Christie v. Commonwealth

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Justia Opinion Summary

The Supreme Judicial Court vacated the judgment of a single justice of the Appeals Court denying Defendant's motion for reconsideration of a stay pending appeal brought after the Governor declared a state of emergency arising from the COVID-19 pandemic, holding that a fundamental change of circumstances required reconsideration of Defendant's motion.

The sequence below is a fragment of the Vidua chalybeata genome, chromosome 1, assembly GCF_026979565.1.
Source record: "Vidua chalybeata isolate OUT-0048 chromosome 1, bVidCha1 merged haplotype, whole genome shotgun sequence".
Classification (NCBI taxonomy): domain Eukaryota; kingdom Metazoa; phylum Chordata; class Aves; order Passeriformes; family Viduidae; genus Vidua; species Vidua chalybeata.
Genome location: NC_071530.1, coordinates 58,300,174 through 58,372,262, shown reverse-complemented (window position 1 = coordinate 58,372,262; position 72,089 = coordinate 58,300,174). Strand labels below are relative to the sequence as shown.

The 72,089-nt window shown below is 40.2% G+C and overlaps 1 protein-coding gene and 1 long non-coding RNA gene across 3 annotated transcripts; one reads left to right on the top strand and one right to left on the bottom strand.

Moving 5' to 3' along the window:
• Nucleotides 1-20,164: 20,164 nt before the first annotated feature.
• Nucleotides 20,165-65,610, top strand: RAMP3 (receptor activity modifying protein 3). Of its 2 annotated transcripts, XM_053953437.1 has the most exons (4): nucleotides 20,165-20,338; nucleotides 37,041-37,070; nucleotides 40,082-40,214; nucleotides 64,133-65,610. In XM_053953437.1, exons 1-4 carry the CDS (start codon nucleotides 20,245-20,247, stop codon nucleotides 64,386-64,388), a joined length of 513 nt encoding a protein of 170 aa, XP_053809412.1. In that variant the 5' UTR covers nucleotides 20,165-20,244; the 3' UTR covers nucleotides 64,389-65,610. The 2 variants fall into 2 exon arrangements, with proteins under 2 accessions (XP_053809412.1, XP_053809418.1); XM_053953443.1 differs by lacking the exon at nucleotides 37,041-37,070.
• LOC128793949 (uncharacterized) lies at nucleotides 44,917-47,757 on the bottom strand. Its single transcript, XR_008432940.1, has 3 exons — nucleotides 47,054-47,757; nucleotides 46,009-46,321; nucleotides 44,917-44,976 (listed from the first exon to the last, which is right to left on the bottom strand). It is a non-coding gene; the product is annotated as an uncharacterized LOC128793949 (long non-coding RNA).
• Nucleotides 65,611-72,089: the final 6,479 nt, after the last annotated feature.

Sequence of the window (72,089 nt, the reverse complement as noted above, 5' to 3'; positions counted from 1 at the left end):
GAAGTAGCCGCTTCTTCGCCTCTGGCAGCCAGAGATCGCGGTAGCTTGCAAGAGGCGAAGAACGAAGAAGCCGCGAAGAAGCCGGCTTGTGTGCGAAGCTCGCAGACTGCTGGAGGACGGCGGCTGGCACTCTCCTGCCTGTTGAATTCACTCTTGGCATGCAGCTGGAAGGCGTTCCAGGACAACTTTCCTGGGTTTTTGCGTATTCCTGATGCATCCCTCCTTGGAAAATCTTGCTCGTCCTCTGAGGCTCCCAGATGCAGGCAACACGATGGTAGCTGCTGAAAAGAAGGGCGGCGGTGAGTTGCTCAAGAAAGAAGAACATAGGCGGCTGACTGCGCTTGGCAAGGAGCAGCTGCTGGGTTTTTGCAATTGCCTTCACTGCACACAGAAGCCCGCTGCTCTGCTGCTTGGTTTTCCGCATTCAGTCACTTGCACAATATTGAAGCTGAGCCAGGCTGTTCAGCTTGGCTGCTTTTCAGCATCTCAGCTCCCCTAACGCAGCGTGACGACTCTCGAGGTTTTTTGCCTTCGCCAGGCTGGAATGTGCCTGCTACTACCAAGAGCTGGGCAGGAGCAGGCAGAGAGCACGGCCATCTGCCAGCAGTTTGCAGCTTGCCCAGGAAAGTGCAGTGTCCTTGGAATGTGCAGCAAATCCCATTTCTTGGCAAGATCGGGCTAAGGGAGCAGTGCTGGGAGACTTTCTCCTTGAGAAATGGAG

On April 29, 2019, a superior court judge revoked Defendant's probation. Defendant later filed with a single justice of the Appeals Court a motion to stay his sentence pending appeal. The single justice denied the motion on February 26, 2020. On March 10, the Governor declared a state of emergency in response to the spread of COVID-19. On March 23, a superior court judge denied Defendant's new motion for stay of execution of the sentence, apparently on the grounds that he did not have the authority to reconsider Defendant's motion to stay the execution of his sentence because a single justice of the appeals court had already denied the request. The Supreme Judicial Court vacated the judge's denial of Defendant's motion for reconsideration of a stay pending appeal, holding that it was error for the judge not to reconsider Defendant's motion to stay execution of sentence in light of the rapidly evolving situation arising from the COVID-19 pandemic.